The final time period covered by the base case simulation ends at P7.7, and corresponding results demonstrate the significant role played by flow and vascular remodelling in determining the final form of the retinal vasculature (figure 5c). The removal of many of the smaller capillaries on either side of the main arteriolar vessels increases their prominence as major flow pathways, ensuring that they are retained as the network continues to expand towards the edge of the RGC plexus. The emergence of this highly structured network architecture has a large impact on the distribution of retinal haematocrit (figure 5f). The regions of greatest haematocrit are found in the vicinity of the dilated arteriolar–venular loops, whereas lower haematocrits characterize regions lying between the main vessels. The haematocrit increases downstream of each bifurcation on the arteriolar side, peaking at the retinal equator before gradually decreasing towards the outlet veins. We note the correlation with the work of Ganesan et al. , who observed similar behaviour, although in a sparser, three-layered adult murine retinal vascular network. This phenomenon also has an interesting impact upon the delivery of oxygen from the vasculature to the tissue. Because the oxygen is fed into the network at a constant concentration and leaves the vessels transmurally, the absence of phase separation would cause a decreasing gradient of vessel oxygen concentration as we move downstream through bifurcating arteriolar trees—starving the outer regions of the retina of oxygen. However, phase separation actually leads to an increasing gradient of haematocrit away from the optic nerve, with the result that peak tissue and vessel oxygen tensions can occur far from the network inlets (figure 5i,l). This reinforces the degree of vascular pruning of small capillaries around a number of the dilated arterioles, which now extends more than halfway towards the retinal periphery (figure 5o).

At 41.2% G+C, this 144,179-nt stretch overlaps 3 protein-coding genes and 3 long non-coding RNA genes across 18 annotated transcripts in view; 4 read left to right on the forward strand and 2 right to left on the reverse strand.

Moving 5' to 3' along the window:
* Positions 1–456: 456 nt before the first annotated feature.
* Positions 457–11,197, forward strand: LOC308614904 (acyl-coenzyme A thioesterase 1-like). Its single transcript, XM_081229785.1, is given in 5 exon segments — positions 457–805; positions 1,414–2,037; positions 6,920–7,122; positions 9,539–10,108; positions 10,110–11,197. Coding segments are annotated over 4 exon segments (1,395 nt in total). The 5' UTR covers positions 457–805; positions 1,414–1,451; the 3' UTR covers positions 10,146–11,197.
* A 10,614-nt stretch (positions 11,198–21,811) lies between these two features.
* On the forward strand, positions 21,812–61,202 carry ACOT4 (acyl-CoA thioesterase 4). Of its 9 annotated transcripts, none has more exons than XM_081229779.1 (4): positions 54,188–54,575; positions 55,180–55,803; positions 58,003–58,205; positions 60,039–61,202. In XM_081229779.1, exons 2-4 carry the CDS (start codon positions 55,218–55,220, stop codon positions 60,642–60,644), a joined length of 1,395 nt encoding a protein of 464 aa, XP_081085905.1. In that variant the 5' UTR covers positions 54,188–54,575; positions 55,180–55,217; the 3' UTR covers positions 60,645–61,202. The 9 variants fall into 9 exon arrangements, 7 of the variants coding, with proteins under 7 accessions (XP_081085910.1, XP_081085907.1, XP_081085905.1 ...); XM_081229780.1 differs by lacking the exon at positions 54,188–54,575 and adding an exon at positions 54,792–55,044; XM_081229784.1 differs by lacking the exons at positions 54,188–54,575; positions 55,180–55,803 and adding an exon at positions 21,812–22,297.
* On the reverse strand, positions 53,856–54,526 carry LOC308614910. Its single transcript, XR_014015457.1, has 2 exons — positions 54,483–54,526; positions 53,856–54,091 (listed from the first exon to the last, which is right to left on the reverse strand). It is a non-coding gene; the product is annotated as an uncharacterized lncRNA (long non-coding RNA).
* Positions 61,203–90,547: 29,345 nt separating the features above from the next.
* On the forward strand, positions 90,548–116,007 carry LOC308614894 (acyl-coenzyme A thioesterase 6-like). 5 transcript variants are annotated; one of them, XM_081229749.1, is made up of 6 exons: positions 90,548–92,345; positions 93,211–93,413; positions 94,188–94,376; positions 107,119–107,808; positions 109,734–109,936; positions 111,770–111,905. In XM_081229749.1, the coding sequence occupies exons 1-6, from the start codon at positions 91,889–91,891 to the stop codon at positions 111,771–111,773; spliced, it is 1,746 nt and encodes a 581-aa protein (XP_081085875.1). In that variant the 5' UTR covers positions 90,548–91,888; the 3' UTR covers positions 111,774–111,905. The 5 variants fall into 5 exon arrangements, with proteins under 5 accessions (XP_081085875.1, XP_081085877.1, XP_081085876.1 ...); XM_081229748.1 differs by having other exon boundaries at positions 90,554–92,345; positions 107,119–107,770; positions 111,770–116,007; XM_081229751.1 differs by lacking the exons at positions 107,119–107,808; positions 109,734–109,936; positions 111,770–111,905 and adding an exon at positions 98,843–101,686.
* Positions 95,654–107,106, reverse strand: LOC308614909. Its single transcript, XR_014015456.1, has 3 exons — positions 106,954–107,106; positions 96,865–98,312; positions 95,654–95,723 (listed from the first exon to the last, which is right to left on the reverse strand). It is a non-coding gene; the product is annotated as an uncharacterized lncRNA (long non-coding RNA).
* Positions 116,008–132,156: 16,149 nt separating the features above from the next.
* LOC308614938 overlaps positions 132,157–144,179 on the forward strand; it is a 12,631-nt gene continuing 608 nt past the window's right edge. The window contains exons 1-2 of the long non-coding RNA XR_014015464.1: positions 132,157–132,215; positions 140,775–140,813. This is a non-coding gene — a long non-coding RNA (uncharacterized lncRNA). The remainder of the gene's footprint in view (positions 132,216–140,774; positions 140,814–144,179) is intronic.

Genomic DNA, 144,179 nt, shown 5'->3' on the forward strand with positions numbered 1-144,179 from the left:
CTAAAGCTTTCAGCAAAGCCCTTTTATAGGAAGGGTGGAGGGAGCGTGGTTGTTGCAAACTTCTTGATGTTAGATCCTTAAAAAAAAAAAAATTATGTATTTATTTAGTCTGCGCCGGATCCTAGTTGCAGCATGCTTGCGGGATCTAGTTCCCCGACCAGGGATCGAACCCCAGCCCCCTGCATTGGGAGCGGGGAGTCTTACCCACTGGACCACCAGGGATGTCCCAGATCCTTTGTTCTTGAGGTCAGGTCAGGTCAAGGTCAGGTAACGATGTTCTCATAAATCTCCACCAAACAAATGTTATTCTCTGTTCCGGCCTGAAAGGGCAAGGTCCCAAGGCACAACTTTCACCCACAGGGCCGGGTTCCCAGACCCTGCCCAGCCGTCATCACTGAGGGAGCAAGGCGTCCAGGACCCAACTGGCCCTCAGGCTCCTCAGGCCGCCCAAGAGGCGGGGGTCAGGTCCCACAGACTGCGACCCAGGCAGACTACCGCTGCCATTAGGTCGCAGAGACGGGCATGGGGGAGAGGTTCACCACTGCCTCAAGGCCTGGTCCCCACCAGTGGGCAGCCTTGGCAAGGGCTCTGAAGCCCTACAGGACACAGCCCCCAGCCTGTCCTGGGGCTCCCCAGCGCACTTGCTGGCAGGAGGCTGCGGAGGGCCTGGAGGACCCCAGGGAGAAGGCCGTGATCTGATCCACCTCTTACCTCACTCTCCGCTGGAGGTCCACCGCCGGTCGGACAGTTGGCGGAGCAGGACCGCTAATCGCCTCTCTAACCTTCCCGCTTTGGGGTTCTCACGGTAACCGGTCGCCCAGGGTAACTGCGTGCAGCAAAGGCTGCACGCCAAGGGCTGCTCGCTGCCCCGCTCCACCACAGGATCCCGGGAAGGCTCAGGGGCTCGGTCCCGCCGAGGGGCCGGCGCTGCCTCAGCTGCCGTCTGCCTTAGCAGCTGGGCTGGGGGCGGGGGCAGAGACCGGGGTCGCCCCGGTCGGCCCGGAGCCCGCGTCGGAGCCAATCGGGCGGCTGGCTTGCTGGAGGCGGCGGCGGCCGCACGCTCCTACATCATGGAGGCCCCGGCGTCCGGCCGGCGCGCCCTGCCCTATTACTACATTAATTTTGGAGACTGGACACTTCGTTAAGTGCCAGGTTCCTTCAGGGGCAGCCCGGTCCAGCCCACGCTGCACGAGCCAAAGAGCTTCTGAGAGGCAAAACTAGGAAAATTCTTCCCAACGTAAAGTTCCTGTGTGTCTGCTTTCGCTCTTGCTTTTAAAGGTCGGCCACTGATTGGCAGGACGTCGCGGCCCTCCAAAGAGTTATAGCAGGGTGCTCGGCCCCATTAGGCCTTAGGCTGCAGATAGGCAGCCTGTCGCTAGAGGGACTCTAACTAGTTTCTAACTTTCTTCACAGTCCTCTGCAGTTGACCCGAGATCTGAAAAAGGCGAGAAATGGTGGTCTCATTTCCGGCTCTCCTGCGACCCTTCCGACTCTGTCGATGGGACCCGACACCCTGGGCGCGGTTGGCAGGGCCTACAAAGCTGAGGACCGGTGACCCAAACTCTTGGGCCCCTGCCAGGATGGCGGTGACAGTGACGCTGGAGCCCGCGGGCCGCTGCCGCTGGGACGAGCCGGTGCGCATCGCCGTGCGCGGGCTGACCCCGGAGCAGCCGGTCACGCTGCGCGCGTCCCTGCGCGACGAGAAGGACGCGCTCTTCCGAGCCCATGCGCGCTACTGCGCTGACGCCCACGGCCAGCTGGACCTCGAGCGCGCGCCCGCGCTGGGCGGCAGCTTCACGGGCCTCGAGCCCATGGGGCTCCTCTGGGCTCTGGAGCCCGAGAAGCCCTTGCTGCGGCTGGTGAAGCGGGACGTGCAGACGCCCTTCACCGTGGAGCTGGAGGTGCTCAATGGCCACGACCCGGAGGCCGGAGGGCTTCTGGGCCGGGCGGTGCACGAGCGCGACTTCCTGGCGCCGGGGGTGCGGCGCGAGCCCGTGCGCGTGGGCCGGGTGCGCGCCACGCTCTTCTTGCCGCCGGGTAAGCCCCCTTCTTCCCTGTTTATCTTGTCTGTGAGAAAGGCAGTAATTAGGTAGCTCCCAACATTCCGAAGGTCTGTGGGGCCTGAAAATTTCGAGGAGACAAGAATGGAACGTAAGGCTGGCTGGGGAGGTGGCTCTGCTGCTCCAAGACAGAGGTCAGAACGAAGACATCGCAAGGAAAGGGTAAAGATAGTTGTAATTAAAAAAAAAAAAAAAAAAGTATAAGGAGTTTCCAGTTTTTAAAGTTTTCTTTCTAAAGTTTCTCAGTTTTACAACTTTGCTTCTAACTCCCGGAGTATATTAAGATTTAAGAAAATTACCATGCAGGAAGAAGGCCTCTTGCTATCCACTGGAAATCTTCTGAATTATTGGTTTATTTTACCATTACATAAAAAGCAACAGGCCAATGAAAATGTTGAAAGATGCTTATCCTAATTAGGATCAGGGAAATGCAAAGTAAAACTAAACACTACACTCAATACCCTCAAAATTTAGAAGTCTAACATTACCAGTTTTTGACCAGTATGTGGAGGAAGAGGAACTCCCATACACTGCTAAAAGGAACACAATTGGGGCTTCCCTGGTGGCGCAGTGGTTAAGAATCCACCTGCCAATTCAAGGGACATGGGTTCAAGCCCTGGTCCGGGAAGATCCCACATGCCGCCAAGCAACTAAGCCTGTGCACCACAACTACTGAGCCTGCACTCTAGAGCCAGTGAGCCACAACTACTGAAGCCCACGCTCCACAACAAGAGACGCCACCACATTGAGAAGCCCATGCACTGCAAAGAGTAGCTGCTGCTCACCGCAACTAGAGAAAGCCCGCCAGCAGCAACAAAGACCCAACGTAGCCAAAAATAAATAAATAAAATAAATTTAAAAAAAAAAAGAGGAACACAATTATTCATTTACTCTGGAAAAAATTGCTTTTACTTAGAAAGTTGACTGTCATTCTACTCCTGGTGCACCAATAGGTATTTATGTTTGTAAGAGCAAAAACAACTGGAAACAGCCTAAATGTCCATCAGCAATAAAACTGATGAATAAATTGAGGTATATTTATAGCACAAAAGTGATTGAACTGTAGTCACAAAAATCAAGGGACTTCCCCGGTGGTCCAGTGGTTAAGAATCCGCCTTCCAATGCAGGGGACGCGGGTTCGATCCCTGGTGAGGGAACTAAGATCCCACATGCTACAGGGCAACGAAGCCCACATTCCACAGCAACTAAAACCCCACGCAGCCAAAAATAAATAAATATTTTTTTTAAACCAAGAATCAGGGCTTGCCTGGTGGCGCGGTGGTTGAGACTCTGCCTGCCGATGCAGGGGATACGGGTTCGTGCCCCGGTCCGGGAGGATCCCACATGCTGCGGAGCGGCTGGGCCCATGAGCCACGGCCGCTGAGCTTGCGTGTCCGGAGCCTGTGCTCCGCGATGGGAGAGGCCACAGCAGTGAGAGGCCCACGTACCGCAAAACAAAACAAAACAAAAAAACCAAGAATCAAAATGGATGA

These results correlate well with experimentally observed outcomes and provide a number of valuable insights into the developmental process that would be difficult to obtain experimentally. For example, the mathematical model provides plausible predictions of the dynamics of RVP growth, with particular regard to the spatial and temporal evolution of VEGF-A concentration; the importance of purported upstream-convected and downstream-conducted angioadaptation stimuli; the role played by phase separation in vascular pruning and the subsequent impact on the overall plexus architecture; the temporal variation in haematocrit, vessel oxygen concentration and tissue oxygen concentration distributions throughout RVP growth. The latter of these is particularly significant: obtaining physiological measures from neonatal mice is challenging as they do not open their eyes until around P16. A comparison between in vivo and model data describing temporal development of the astrocyte and EC fronts is shown in figure 6—the two sets of results are in excellent quantitative agreement. Furthermore, in figure 7, we also observe a qualitative similarity between in vivo and in silico network architectures at specific time points (note that no effort was made to explicitly reproduce the experimental whole mount data quantitatively: the capillary architectures emerged naturally from the adopted modelling approach). Specifically, figure 7 shows images in the vicinity of the uppermost arteriole of the wild-type simulation at P2.7, P5.2 and P7.7, against typical arteriolar regions observed experimentally at P3, P5 and P8. We note, in particular, the similarities in the distribution and extent of oxygen-induced capillary pruning.
Having benchmarked the mathematical model against available experimental data from wild-type mice, some sensitivity analyses were carried out to gain additional insight into abnormal development. While a large number of sensitivities have been undertaken using the model—including sensitivity to astrocyte chemotactic response, input haematocrit, retinal blood pressure, VEGF-A isoform and capillary pruning potential—for brevity, we present results corresponding to only the latter two aspects of the developmental process.
3.3. Aberrant plexus formation I: VEGF-A isoform over-expression